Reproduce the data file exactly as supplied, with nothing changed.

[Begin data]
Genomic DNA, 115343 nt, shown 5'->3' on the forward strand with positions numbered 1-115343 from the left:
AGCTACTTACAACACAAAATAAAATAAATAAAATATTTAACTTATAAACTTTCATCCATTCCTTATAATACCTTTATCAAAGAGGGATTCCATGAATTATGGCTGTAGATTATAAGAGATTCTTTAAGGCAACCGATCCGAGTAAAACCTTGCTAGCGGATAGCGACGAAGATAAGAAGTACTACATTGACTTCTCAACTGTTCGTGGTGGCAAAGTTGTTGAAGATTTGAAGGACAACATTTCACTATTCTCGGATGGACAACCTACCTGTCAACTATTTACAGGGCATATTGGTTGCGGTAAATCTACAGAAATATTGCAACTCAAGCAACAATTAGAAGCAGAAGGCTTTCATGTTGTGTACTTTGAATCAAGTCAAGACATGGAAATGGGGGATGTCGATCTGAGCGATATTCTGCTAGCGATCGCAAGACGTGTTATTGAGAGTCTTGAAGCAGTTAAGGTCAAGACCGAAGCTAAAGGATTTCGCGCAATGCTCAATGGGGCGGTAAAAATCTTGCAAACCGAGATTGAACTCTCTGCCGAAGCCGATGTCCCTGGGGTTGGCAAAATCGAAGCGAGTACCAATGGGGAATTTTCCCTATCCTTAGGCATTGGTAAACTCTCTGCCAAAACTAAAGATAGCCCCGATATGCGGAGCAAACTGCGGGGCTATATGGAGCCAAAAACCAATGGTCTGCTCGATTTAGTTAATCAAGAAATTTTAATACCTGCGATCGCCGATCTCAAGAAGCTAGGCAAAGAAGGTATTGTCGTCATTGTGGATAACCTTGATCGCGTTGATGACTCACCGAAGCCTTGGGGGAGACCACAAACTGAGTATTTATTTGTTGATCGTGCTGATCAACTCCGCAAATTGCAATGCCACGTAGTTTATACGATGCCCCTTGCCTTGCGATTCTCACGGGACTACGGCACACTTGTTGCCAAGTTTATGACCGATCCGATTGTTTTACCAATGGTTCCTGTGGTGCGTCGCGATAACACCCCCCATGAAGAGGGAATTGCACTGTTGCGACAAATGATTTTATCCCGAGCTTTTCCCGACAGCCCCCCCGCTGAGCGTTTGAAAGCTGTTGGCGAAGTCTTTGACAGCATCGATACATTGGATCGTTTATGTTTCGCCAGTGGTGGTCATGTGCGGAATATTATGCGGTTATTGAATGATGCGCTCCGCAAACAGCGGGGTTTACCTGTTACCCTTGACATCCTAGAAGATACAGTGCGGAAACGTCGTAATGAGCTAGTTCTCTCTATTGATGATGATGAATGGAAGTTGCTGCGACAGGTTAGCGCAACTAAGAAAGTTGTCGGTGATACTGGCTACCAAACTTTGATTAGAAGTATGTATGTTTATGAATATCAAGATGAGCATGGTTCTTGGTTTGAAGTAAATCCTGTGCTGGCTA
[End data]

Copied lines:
Genomic DNA, 115343 nt, shown 5'->3' on the forward strand with positions numbered 1-115343 from the left:
AGCTACTTACAACACAAAATAAAATAAATAAAATATTTAACTTATAAACTTTCATCCATTCCTTATAATACCTTTATCAAAGAGGGATTCCATGAATTATGGCTGTAGATTATAAGAGATTCTTTAAGGCAACCGATCCGAGTAAAACCTTGCTAGCGGATAGCGACGAAGATAAGAAGTACTACATTGACTTCTCAACTGTTCGTGGTGGCAAAGTTGTTGAAGATTTGAAGGACAACATTTCACTATTCTCGGATGGACAACCTACCTGTCAACTATTTACAGGGCATATTGGTTGCGGTAAATCTACAGAAATATTGCAACTCAAGCAACAATTAGAAGCAGAAGGCTTTCATGTTGTGTACTTTGAATCAAGTCAAGACATGGAAATGGGGGATGTCGATCTGAGCGATATTCTGCTAGCGATCGCAAGACGTGTTATTGAGAGTCTTGAAGCAGTTAAGGTCAAGACCGAAGCTAAAGGATTTCGCGCAATGCTCAATGGGGCGGTAAAAATCTTGCAAACCGAGATTGAACTCTCTGCCGAAGCCGATGTCCCTGGGGTTGGCAAAATCGAAGCGAGTACCAATGGGGAATTTTCCCTATCCTTAGGCATTGGTAAACTCTCTGCCAAAACTAAAGATAGCCCCGATATGCGGAGCAAACTGCGGGGCTATATGGAGCCAAAAACCAATGGTCTGCTCGATTTAGTTAATCAAGAAATTTTAATACCTGCGATCGCCGATCTCAAGAAGCTAGGCAAAGAAGGTATTGTCGTCATTGTGGATAACCTTGATCGCGTTGATGACTCACCGAAGCCTTGGGGGAGACCACAAACTGAGTATTTATTTGTTGATCGTGCTGATCAACTCCGCAAATTGCAATGCCACGTAGTTTATACGATGCCCCTTGCCTTGCGATTCTCACGGGACTACGGCACACTTGTTGCCAAGTTTATGACCGATCCGATTGTTTTACCAATGGTTCCTGTGGTGCGTCGCGATAACACCCCCCATGAAGAGGGAATTGCACTGTTGCGACAAATGATTTTATCCCGAGCTTTTCCCGACAGCCCCCCCGCTGAGCGTTTGAAAGCTGTTGGCGAAGTCTTTGACAGCATCGATACATTGGATCGTTTATGTTTCGCCAGTGGTGGTCATGTGCGGAATATTATGCGGTTATTGAATGATGCGCTCCGCAAACAGCGGGGTTTACCTGTTACCCTTGACATCCTAGAAGATACAGTGCGGAAACGTCGTAATGAGCTAGTTCTCTCTATTGATGATGATGAATGGAAGTTGCTGCGACAGGTTAGCGCAACTAAGAAAGTTGTCGGTGATACTGGCTACCAAACTTTGATTAGAAGTATGTATGTTTATGAATATCAAGATGAGCATGGTTCTTGGTTTGAAGTAAATCCTGTGCTGGCTA